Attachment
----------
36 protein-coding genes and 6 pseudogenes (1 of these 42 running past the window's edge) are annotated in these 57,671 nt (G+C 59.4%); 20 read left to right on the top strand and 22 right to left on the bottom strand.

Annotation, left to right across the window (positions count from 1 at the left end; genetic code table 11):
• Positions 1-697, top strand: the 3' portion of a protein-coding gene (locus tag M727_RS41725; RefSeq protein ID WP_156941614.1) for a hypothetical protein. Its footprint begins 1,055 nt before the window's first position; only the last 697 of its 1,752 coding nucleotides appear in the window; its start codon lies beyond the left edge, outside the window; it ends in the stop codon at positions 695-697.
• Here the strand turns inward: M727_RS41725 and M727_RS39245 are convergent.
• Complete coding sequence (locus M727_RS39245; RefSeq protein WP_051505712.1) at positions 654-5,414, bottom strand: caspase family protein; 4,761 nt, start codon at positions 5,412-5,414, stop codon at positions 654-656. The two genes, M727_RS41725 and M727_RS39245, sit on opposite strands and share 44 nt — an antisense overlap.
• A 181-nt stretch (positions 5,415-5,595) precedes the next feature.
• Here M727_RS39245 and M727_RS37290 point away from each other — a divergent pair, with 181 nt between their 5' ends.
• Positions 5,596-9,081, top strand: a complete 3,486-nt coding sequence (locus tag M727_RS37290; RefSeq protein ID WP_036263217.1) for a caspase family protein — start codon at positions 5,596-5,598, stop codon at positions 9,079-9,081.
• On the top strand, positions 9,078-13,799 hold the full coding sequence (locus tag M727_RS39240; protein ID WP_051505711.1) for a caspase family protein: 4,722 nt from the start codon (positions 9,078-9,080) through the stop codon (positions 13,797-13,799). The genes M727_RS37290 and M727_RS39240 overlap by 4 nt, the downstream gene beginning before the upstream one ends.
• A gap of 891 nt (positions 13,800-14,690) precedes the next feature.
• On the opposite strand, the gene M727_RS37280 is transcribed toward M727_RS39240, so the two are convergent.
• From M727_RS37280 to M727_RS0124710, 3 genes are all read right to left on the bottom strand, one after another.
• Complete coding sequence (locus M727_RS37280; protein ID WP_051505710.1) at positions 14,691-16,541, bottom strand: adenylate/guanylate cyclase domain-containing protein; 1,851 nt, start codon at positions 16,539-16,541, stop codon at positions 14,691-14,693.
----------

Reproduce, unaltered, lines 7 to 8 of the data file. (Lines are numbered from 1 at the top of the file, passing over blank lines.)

• Here M727_RS39245 and M727_RS37290 point away from each other — a divergent pair, with 181 nt between their 5' ends.
• Positions 5,596-9,081, top strand: a complete 3,486-nt coding sequence (locus tag M727_RS37290; RefSeq protein ID WP_036263217.1) for a caspase family protein — start codon at positions 5,596-5,598, stop codon at positions 9,079-9,081.